Traveling With Pets: How to Do it Right

How do you reconcile your holiday travel needs if you have a pet? Do you haul them along, hope that the trip doesn’t stress them out and that your holiday host is OK with also hosting a pet? Or do you kennel your dog, cat, bird or wallaby and hope that they don’t get too stressed at spending the holidays away from family and friends?

I don’t have the answer for every circumstance, but I do have some tips and suggestions to make holiday travel less stressful for you and your pet.  I’m going to give it to you straight, though — I am a big fan of boarding your pet while you travel, with only a few exceptions.

First, let’s do the exceptions.

  1. Short trips (< 4 hours) for a day or so to a place you know your dog is welcome. If you’re heading to Uncle Ned’s house a couple of hours away for Christmas dinner and Uncle Ned has dogs that your dogs know and love, this is about the same thing as heading over for a summer barbecue; most of the time, this situation works out well if you know the players and your dog is pre-approved. Bonus points if your dog loves a car ride, doesn’t get car-sick and you won’t stay the night. (Talk to your vet if you have a car sick pet — there are some new and amazing therapies for this that really work.)
  2. Cats. Most cats do well for a few days as long as they have water, clean litter and food. It’s never a bad idea to make sure a neighbor or local high school kid can come over once or twice a day to do a “cat count” and make sure no one’s gotten themselves locked in a closet or bathroom away from food and water. The longest a cat should go unattended is 48 hours and make sure that pet sitters can reach you and reach your veterinarian in case of emergency. Obviously, this doesn’t work well with pets who are on medication, unless you have a really good petsitter. (Talk to your vet — sometimes techs who work at the clinic have a side job as pet sitters and those folks know how to pill a cat!)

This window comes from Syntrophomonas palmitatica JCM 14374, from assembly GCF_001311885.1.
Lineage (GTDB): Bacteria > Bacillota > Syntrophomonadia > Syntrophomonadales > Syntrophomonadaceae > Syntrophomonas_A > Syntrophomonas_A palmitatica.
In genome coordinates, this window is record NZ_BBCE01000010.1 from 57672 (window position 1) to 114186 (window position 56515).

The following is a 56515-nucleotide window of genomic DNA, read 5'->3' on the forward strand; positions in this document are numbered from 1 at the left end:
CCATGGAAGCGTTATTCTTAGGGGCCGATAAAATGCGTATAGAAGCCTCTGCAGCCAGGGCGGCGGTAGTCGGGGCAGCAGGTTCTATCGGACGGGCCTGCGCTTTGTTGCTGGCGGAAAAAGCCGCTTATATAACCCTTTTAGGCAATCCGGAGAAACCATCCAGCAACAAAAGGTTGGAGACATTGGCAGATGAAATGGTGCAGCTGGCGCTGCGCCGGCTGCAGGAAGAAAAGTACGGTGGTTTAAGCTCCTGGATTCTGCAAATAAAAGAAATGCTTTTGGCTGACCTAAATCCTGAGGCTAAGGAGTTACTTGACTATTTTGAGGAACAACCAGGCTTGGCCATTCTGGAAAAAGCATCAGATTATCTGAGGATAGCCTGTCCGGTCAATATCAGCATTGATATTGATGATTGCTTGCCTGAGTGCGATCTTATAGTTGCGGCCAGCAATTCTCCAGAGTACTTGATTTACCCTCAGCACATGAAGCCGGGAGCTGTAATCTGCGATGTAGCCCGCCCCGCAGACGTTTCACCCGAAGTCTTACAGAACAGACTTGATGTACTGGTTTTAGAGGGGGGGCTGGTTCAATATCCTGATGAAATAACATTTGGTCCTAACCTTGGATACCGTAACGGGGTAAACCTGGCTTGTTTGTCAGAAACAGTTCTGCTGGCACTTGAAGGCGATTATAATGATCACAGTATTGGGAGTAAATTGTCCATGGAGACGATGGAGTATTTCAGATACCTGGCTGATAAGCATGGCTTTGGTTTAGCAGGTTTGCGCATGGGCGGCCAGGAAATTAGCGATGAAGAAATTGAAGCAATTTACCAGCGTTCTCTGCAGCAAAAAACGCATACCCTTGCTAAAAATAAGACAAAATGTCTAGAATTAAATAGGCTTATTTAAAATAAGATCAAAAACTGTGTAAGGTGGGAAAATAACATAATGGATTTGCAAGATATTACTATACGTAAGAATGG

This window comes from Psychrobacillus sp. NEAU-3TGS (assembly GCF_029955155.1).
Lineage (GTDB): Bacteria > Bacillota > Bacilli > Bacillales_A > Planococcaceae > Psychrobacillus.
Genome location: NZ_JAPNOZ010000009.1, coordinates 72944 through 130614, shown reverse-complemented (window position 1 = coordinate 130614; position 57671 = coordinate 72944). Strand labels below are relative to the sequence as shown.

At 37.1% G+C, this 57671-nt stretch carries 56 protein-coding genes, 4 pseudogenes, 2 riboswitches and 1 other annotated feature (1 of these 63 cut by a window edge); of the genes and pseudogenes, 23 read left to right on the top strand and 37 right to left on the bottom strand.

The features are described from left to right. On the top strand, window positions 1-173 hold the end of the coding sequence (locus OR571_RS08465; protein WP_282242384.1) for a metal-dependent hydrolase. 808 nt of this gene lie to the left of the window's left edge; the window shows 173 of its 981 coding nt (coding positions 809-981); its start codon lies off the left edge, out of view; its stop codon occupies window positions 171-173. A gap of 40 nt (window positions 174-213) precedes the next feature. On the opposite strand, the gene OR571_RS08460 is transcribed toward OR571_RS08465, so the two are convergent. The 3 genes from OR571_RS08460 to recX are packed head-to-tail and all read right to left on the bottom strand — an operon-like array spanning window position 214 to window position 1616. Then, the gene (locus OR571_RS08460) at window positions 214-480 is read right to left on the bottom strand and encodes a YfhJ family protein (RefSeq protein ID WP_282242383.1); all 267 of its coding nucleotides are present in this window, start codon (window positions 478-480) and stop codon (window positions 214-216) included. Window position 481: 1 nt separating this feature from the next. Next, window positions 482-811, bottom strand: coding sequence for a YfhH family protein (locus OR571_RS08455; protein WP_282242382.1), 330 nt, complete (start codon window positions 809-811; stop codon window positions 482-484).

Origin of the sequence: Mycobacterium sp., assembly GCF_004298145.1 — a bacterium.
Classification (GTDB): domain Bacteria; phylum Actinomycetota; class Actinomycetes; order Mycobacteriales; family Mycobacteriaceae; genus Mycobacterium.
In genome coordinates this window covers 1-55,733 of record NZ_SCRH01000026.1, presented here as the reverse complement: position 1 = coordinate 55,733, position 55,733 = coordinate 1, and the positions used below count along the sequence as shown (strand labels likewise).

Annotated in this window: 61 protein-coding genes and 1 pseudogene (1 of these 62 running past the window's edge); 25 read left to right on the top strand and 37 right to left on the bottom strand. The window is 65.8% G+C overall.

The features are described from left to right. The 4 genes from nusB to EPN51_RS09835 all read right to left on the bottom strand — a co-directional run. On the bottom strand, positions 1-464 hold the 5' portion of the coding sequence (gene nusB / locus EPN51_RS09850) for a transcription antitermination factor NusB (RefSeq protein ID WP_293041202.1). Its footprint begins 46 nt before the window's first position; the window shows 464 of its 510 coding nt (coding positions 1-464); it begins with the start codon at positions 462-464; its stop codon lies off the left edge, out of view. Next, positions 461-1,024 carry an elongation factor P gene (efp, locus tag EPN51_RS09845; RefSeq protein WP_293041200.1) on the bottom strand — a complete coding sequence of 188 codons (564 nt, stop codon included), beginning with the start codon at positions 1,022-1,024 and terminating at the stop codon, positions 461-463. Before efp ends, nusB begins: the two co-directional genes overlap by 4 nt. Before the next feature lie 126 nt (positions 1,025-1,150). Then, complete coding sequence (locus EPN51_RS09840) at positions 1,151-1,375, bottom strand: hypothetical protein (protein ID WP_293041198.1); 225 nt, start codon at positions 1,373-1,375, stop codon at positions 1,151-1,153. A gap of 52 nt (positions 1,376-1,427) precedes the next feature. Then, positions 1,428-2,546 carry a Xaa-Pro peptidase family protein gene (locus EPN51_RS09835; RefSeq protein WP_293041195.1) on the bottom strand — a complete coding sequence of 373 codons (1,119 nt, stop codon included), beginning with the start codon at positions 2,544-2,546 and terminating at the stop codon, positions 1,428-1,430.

As I said above, if you’re going on a long car ride and staying for several days, I think a boarding kennel is the best place for your cat or dog. Ditto airplane trips — unless you have a small dog who can go in the cabin with you, it’s best to reserve air travel with your pet for those few unavoidable circumstances like a cross-country move — and even then, I think a car trip with frequent stops probably beats a plane ride. Snub-nosed breeds like bulldogs, pugs and the like should never fly in the cargo hold. Also on my list of “nevers” is buying into the current trend of fake service animals — having your companion game the system by getting a fake service dog vest and claiming they perform services that they don’t. It’s happening more and more and it’s flat-out wrong.

Cats tend to take being at a boarding kennel better than dogs in most cases. Either that, or they just internalize all the stress, but they always seem so happy when I see them at our local boarding kennel. Some dogs can really get wound up if they’re away from home, so knowing your dog’s temperament and how they do in new surroundings is important for making the call on whether kenneling is best for your situation.

Finding a reputable kennel is one of the small joys of life — like finding a good babysitter. If you know your dog is comfortable, having fun and safe, you can rest easy over the holidays and enjoy the egg nog, cheer and company. Talk to your family and pet-owning friends, and see if your veterinarian has a recommendation — they may even have a kennel associated with the hospital. It’s worth the homework ahead of time so you can avoid adding more stress to an already busy and hectic season.

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